The last time Charles Ballard’s State of the State survey found so much enthusiasm over Michigan’s economy, John Engler was governor, Bill Clinton was president and Detroit’s automakers were minting money.
That was 16 years — and another era — ago. In between came the Great Recession and epic reckonings that buried for good post-war economic expectations birthed in the affluent 1950s and ’60s, a rigid template ill-suited to parrying foreign competition and changing market dynamics.
Two of Detroit’s three automakers collapsed into federally induced Chapter 11. The state lost nearly 1 million jobs. The city successfully negotiated the largest municipal bankruptcy in American history. In response, pragmatic political leaders are combining with new civic and business leadership, and reinvestment in Detroit, to redirect the economic arc of the state.
In Michigan State’s spring survey, released Wednesday, 60 percent of the respondents rated their financial situation as good or excellent, and 66 percent predicted things would be even better next year — the most positive such sentiment since 1999.
“We’re much better situated than we were,” Ballard, a professor of economics and director of the State of the State survey, said in an interview. “The American auto companies ... 20 years ago developed a cost structure that was difficult to sustain. They had such big legacy costs. Their margins looked really good in 1999.”
Until they didn’t. The next decade traced a downward spiral that claimed jobs, plants and expectations of entitlement, culminating in a searing recession here. Michigan created 450,000 jobs in the following rebound and made meaningful strides in diversifying its economy; but employment still is roughly 400,000 jobs below total jobs in 2000.
Hardest hit is the bottom half of the income distribution, Ballard said. The Great Recession erased gains in inflation-adjusted household income, delivering “very little progress” from the 1970s to 2013, a reminder that the good times reflected in the sentiment of the Michigan State survey and Comerica Bank’s Michigan Economic Activity Index are not necessarily widely shared.
But the macro trends are promising. A meaningful high-tech sector is developing in Detroit. Business leaders are investing private capital in Detroit, reversing a decades-long exodus. Agricultural production, as well as a burgeoning brewing industry, are becoming meaningful contributors to the state economy.
Prices in housing, devastated by the recession, are rebounding to pre-crash levels thanks, in part, to cheap mortgage money. The average age of cars and trucks now is 11.5 years, IHS Automotive reported this week, signaling steady demand for replacement metal. More competitive cost structures and more realistic leadership benefit an auto industry that still is the spine of Michigan manufacturing and technology.
“These are still colossal companies,” Ballard continued, referring to General Motors Co., Ford Motor Co. and FCA US LLC’s Chrysler unit. “But my sense is they’re more nimble than they were — by a lot. They’re not perfect, but the break-even point is a whole lot better.”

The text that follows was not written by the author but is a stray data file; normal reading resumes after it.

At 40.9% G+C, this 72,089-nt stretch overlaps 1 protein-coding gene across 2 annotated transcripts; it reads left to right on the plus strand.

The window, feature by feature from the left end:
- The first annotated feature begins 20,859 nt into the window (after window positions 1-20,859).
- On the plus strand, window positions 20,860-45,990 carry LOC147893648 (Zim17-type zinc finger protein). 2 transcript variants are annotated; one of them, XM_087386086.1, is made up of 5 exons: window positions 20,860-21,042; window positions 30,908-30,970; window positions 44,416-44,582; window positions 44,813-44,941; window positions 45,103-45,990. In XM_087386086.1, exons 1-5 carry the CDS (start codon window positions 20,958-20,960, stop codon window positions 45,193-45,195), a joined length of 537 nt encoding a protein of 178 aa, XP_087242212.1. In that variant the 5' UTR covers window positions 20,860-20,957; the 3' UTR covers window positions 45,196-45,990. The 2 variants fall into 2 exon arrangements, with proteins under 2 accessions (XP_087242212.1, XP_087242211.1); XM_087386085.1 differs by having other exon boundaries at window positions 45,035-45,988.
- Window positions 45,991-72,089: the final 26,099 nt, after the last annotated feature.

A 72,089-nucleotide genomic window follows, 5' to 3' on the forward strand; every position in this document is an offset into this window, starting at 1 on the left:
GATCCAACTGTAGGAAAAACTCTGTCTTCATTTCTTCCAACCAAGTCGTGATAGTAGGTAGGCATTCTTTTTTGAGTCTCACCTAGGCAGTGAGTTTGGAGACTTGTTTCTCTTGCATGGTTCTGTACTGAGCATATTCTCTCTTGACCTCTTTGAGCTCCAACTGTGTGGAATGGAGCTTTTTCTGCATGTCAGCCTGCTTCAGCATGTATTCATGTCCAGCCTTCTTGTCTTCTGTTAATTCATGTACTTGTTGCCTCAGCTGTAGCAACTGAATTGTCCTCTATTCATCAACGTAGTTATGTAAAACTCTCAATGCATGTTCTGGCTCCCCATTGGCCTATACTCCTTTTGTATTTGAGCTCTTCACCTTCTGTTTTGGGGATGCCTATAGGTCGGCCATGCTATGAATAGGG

That can make bad times like 2008-2009 easier to weather without making devastating cuts in people and products. In good times like now, lower break-even thresholds can be a license to print money, very big money, as second quarter earnings reports demonstrate.
Powered by North America, Ford booked a record pre-tax profit of $2.9 billion in the April-through-June quarter, mirroring GM’s $2.9 billion profits. FCA is expected to report strong results Thursday, though likely not as rich as those delivered by its cross-town rivals.
Is it 1999 all over again?
Let’s hope not; hope is not a strategy. Two things are different today: First, the uncompetitive, capital-destroying structures found in the Detroit automakers and the city’s municipal apparatus have been restructured, their balance sheets leaner and more flexible.
Second, generational change produced a new cadre of leaders in business and politics who know well Detroit’s legacy of confrontation and uncompetitiveness. They generally (and wisely) let neither inform their decision-making nor their bias for action over excuses.
Think Gov. Rick Snyder and Mayor Mike Duggan. Or GM CEO Mary Barra and Quicken Loans Inc. Chairman Dan Gilbert. Think continuing enthusiasm for Detroit or an increasingly bipartisan approach to tackling intractable problems, from the city’s debt-riddled books to the “grand bargain” that protected the Detroit Institute of Arts’ collection and bolstered pensions for city retirees.
It’s all one gigantic start, turbo-charged by a rising national economic cycle. But there are no guarantees “another catastrophe,” to borrow Ballard’s phrase, won’t happen again. If and when it does, Michigan, its largest city and its automakers should be better equipped for it.
Daniel Howes’ column runs Tuesdays, Thursdays and Fridays and can be found at http://detroitnews.com/staff/27151.